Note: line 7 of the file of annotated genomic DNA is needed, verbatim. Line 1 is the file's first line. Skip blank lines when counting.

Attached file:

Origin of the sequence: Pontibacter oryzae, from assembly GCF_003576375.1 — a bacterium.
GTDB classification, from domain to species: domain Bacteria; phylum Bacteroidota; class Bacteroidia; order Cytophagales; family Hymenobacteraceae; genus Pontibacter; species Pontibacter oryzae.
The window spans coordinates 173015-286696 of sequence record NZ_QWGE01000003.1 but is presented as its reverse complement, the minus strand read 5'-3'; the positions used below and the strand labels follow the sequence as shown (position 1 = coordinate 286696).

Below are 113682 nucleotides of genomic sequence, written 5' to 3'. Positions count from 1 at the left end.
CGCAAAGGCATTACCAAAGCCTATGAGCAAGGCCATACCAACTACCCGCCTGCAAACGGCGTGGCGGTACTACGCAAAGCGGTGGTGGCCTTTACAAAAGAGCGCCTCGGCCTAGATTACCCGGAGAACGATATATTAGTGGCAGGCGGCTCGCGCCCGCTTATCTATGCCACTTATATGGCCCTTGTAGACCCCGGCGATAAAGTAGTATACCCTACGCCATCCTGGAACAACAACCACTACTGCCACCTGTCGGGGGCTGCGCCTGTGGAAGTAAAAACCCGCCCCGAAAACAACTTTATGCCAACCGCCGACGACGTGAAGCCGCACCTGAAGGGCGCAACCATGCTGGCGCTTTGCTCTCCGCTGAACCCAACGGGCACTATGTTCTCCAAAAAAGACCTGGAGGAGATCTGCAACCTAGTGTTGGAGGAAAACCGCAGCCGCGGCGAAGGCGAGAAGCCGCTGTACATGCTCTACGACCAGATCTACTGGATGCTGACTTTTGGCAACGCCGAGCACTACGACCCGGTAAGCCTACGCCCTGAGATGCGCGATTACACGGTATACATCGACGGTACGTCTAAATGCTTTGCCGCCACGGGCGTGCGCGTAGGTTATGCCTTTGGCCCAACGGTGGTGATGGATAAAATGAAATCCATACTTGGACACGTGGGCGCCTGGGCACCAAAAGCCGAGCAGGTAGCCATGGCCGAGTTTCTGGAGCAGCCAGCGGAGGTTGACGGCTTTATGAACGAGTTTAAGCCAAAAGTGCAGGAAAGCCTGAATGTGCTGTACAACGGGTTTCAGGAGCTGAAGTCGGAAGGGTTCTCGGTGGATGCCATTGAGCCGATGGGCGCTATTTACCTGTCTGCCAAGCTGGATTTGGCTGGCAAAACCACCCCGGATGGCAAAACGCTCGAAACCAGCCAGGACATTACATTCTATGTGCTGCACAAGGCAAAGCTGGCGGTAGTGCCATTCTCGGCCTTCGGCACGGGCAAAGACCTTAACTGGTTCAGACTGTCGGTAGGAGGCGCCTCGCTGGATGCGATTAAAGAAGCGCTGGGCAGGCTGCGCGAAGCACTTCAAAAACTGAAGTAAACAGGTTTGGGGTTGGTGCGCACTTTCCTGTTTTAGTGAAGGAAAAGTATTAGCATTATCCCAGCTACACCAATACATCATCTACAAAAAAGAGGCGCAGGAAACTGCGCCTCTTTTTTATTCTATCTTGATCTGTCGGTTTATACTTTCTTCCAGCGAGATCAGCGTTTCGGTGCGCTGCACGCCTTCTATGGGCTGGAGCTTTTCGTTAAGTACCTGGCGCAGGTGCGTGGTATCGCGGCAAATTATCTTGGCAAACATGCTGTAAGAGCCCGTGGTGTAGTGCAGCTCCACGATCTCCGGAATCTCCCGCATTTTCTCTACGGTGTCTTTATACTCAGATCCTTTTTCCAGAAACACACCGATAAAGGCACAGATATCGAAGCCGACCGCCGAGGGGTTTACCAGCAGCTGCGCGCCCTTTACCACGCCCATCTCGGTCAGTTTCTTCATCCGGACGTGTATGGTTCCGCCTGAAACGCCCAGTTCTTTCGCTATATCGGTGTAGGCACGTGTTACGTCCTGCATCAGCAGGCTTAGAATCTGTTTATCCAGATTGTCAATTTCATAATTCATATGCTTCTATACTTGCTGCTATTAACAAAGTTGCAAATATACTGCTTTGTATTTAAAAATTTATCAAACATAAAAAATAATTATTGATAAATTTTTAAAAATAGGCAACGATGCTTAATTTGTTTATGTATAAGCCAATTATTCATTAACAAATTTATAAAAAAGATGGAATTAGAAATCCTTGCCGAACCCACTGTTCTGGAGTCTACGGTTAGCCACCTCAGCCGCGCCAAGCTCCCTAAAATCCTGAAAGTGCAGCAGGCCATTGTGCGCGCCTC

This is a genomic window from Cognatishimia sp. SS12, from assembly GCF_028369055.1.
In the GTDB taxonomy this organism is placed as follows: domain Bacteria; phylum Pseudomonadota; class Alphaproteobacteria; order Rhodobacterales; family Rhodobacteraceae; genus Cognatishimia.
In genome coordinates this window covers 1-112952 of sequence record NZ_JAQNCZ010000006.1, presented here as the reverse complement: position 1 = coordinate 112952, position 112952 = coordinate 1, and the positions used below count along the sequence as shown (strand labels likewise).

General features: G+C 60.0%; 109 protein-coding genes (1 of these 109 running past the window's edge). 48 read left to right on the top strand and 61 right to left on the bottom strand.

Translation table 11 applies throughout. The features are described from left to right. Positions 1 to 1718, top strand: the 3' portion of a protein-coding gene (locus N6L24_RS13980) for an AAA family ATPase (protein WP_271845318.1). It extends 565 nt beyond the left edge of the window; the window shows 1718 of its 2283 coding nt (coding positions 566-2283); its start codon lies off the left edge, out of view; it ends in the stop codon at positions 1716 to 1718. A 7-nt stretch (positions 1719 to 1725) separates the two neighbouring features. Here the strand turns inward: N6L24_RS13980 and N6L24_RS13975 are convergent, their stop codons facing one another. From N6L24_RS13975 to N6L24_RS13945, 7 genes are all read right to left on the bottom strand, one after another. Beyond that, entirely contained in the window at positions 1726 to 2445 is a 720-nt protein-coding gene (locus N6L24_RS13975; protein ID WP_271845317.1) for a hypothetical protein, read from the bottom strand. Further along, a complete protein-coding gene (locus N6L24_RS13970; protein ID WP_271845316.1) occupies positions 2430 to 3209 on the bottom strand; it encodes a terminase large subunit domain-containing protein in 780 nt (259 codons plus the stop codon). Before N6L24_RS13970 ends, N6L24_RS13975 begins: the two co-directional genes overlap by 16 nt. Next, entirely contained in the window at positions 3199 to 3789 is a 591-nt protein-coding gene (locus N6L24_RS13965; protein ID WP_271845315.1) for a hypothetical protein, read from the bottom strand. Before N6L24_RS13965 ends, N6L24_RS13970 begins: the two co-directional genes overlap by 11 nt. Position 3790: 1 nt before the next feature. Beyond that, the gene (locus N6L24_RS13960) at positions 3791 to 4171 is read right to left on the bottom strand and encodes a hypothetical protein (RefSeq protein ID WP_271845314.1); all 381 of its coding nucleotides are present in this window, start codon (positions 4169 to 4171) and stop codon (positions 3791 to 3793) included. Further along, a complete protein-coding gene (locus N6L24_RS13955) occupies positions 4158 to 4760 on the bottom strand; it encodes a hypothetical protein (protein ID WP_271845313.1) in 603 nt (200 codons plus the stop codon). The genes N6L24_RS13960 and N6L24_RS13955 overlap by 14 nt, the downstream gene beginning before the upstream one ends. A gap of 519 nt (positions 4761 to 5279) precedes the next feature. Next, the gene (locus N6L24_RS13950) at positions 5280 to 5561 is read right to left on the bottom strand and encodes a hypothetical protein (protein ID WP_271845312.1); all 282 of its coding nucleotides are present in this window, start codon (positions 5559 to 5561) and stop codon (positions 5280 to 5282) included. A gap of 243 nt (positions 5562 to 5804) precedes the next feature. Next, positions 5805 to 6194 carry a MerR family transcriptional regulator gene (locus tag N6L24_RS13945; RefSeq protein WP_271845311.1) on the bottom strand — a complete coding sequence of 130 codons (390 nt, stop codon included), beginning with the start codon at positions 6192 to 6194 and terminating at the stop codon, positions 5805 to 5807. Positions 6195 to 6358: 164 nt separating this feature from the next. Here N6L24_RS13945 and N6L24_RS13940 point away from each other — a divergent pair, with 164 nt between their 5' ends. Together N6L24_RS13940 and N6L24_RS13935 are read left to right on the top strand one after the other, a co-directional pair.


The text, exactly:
In the GTDB taxonomy this organism is placed as follows: domain Bacteria; phylum Pseudomonadota; class Alphaproteobacteria; order Rhodobacterales; family Rhodobacteraceae; genus Cognatishimia.